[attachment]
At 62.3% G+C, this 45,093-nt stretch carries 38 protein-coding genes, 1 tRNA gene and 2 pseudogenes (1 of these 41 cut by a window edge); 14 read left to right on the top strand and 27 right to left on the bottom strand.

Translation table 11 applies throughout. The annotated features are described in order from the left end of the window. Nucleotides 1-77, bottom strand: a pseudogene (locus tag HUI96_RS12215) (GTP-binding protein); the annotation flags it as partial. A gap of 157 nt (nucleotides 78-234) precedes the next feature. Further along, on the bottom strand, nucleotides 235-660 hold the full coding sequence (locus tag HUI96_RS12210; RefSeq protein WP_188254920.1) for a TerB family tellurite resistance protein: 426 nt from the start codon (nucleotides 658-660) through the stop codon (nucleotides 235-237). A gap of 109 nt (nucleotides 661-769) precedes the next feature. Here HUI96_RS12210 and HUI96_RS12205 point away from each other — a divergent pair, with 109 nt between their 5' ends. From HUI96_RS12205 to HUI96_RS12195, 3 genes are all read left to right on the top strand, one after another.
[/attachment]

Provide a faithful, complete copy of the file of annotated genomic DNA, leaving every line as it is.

At 62.3% G+C, this 45,093-nt stretch carries 38 protein-coding genes, 1 tRNA gene and 2 pseudogenes (1 of these 41 cut by a window edge); 14 read left to right on the top strand and 27 right to left on the bottom strand.

Translation table 11 applies throughout. The annotated features are described in order from the left end of the window. Nucleotides 1-77, bottom strand: a pseudogene (locus tag HUI96_RS12215) (GTP-binding protein); the annotation flags it as partial. A gap of 157 nt (nucleotides 78-234) precedes the next feature. Further along, on the bottom strand, nucleotides 235-660 hold the full coding sequence (locus tag HUI96_RS12210; RefSeq protein WP_188254920.1) for a TerB family tellurite resistance protein: 426 nt from the start codon (nucleotides 658-660) through the stop codon (nucleotides 235-237). A gap of 109 nt (nucleotides 661-769) precedes the next feature. Here HUI96_RS12210 and HUI96_RS12205 point away from each other — a divergent pair, with 109 nt between their 5' ends. From HUI96_RS12205 to HUI96_RS12195, 3 genes are all read left to right on the top strand, one after another.